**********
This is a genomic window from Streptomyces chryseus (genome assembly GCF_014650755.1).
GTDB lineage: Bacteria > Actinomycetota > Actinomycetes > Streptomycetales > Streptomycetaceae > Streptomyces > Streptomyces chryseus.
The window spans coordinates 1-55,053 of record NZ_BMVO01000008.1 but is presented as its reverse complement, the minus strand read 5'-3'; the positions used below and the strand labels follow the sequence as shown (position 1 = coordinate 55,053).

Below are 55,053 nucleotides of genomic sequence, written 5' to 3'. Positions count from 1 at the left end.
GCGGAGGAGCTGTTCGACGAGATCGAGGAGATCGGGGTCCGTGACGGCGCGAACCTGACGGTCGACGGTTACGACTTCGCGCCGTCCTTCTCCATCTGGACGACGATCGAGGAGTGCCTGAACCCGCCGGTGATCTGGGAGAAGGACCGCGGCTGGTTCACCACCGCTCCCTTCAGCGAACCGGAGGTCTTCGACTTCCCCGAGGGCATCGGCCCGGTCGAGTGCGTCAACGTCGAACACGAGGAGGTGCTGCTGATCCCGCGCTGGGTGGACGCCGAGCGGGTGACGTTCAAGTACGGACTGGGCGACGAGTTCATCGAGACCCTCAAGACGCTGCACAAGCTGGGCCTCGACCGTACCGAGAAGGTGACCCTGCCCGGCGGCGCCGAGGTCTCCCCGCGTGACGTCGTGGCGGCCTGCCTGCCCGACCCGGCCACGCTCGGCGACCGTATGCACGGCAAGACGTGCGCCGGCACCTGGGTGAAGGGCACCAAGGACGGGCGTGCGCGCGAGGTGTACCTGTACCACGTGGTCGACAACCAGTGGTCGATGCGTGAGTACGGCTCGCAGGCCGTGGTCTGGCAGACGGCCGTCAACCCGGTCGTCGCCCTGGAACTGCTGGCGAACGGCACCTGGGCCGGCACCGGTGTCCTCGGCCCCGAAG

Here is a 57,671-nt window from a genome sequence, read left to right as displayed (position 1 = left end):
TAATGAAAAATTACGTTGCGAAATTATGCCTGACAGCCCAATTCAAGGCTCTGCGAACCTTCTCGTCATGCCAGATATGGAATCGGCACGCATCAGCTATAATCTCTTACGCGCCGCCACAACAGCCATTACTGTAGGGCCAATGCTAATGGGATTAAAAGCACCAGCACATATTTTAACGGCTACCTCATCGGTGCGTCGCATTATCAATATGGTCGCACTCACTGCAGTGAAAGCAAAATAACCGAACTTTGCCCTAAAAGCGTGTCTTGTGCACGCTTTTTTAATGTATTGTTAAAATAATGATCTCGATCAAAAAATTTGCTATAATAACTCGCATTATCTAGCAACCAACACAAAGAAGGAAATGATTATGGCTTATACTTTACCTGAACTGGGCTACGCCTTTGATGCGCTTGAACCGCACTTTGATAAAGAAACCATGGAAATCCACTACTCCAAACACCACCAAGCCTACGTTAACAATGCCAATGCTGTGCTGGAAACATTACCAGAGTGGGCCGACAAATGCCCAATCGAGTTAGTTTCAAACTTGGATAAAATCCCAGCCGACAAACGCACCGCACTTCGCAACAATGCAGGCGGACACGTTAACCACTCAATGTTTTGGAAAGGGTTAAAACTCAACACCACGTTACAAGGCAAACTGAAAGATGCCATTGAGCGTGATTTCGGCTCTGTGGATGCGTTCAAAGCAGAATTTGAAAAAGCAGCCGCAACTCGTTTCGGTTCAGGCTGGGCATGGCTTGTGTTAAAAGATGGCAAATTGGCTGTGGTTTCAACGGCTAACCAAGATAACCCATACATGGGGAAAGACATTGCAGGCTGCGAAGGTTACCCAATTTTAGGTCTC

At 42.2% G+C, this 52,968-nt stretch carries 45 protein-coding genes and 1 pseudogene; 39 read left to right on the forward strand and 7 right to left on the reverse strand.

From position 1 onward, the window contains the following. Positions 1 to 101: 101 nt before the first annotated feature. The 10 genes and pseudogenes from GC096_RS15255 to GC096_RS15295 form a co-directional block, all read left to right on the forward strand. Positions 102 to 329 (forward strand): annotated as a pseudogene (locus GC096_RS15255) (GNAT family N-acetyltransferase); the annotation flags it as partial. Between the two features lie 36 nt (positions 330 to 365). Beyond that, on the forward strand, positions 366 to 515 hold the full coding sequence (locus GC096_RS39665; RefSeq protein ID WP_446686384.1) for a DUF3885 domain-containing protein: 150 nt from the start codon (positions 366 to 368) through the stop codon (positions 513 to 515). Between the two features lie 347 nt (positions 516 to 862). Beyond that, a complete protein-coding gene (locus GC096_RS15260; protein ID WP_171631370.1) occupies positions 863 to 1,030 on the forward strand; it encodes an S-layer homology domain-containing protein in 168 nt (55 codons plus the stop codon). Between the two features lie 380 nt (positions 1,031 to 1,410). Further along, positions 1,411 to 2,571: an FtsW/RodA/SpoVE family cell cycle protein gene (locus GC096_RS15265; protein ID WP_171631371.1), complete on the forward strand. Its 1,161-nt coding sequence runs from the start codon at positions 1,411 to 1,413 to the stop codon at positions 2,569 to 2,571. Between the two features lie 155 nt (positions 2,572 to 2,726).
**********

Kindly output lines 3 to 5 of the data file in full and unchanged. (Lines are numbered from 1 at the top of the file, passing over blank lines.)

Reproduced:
The window spans coordinates 1-55,053 of record NZ_BMVO01000008.1 but is presented as its reverse complement, the minus strand read 5'-3'; the positions used below and the strand labels follow the sequence as shown (position 1 = coordinate 55,053).

Below are 55,053 nucleotides of genomic sequence, written 5' to 3'. Positions count from 1 at the left end.
GCGGAGGAGCTGTTCGACGAGATCGAGGAGATCGGGGTCCGTGACGGCGCGAACCTGACGGTCGACGGTTACGACTTCGCGCCGTCCTTCTCCATCTGGACGACGATCGAGGAGTGCCTGAACCCGCCGGTGATCTGGGAGAAGGACCGCGGCTGGTTCACCACCGCTCCCTTCAGCGAACCGGAGGTCTTCGACTTCCCCGAGGGCATCGGCCCGGTCGAGTGCGTCAACGTCGAACACGAGGAGGTGCTGCTGATCCCGCGCTGGGTGGACGCCGAGCGGGTGACGTTCAAGTACGGACTGGGCGACGAGTTCATCGAGACCCTCAAGACGCTGCACAAGCTGGGCCTCGACCGTACCGAGAAGGTGACCCTGCCCGGCGGCGCCGAGGTCTCCCCGCGTGACGTCGTGGCGGCCTGCCTGCCCGACCCGGCCACGCTCGGCGACCGTATGCACGGCAAGACGTGCGCCGGCACCTGGGTGAAGGGCACCAAGGACGGGCGTGCGCGCGAGGTGTACCTGTACCACGTGGTCGACAACCAGTGGTCGATGCGTGAGTACGGCTCGCAGGCCGTGGTCTGGCAGACGGCCGTCAACCCGGTCGTCGCCCTGGAACTGCTGGCGAACGGCACCTGGGCCGGCACCGGTGTCCTCGGCCCCGAAG